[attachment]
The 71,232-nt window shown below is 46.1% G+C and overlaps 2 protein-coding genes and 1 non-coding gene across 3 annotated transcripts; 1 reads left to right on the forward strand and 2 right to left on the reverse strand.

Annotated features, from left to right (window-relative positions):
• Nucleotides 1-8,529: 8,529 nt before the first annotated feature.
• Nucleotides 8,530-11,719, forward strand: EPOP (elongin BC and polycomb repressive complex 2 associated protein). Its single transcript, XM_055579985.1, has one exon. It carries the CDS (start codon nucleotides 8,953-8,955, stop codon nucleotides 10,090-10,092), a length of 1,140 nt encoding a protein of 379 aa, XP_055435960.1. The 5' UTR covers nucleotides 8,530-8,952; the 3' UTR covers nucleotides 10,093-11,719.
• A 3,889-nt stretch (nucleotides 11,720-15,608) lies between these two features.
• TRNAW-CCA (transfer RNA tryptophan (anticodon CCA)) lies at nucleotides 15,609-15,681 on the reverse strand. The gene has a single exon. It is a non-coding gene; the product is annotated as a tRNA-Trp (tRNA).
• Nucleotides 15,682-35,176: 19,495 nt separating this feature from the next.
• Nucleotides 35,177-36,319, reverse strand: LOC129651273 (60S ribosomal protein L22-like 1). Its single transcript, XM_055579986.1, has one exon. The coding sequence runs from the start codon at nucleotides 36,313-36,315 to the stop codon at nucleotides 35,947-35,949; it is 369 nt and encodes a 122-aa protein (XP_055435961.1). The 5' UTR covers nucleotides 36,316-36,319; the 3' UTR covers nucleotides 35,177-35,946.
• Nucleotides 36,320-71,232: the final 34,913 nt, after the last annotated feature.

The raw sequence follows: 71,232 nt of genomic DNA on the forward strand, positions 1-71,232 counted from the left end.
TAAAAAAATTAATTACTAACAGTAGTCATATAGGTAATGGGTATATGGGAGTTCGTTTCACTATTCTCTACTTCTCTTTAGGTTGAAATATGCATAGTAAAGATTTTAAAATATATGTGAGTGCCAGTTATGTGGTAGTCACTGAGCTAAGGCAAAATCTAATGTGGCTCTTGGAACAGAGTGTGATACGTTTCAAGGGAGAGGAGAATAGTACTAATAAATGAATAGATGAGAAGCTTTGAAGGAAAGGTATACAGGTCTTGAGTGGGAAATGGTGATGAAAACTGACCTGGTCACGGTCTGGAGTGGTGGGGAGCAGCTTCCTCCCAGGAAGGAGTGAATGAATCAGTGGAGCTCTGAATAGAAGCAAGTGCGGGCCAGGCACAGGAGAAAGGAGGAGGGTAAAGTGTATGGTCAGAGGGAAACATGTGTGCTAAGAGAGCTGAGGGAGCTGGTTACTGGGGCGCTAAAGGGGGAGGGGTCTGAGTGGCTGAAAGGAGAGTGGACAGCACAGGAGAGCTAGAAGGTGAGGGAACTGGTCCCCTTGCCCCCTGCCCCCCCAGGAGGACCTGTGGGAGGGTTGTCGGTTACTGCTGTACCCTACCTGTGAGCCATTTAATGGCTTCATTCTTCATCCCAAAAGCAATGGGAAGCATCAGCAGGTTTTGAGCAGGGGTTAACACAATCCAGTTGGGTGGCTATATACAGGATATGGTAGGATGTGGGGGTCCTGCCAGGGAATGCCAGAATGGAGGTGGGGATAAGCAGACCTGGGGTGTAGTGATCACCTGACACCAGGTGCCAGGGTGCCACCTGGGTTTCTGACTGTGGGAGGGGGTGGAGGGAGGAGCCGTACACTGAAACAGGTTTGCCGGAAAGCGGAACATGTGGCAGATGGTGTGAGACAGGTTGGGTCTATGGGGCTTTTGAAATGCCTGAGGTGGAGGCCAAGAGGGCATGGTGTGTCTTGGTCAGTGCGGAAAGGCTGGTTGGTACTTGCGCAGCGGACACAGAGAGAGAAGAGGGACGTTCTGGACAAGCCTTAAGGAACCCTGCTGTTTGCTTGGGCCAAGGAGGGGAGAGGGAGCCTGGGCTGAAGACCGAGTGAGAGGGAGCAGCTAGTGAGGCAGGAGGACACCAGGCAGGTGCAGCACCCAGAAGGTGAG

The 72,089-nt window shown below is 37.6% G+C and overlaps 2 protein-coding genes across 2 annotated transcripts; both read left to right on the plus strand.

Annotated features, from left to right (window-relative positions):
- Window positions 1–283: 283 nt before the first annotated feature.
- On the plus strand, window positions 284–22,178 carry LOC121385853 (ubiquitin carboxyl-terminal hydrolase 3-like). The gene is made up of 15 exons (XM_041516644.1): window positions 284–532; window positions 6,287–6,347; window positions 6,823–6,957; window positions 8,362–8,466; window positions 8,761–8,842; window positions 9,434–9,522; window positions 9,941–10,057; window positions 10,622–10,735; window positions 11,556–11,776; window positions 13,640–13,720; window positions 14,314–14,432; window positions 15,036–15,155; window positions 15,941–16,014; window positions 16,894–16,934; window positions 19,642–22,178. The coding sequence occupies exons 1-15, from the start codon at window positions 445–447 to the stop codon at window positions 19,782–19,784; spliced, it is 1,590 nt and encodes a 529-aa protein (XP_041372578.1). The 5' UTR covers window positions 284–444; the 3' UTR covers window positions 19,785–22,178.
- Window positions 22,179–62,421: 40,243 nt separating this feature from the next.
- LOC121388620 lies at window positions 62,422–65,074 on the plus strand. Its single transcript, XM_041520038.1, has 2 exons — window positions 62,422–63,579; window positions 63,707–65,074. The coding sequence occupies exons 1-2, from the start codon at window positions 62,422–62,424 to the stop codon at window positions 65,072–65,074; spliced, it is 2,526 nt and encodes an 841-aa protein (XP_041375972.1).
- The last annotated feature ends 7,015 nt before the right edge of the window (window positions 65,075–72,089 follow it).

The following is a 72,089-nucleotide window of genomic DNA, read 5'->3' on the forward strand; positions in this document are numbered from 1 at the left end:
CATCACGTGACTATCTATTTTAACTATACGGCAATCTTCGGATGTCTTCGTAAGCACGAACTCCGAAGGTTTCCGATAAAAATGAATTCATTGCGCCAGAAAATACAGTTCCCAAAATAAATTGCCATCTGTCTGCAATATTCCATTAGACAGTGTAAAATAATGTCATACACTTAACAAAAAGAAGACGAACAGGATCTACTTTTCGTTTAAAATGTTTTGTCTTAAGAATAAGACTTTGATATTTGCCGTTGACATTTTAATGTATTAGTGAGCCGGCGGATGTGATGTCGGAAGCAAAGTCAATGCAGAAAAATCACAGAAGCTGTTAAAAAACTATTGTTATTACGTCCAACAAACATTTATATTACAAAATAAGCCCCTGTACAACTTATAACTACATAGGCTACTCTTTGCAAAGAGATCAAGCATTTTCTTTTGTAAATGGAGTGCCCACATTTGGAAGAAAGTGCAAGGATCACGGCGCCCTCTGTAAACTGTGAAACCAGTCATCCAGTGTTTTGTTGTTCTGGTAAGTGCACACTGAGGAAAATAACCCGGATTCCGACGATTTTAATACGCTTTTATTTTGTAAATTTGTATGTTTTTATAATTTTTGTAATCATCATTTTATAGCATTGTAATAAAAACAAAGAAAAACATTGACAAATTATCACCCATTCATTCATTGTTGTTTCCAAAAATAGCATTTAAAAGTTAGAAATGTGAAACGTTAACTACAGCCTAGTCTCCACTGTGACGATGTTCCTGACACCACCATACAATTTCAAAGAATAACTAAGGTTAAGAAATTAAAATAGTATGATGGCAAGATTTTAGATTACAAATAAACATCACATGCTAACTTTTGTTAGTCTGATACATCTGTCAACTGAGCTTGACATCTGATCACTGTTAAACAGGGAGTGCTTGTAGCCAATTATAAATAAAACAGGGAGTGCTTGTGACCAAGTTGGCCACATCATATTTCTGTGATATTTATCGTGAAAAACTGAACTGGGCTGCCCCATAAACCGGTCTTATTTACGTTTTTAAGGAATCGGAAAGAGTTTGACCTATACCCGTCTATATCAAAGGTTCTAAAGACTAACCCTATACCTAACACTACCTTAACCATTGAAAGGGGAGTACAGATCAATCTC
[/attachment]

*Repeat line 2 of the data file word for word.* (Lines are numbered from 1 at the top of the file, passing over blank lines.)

Annotated features, from left to right (window-relative positions):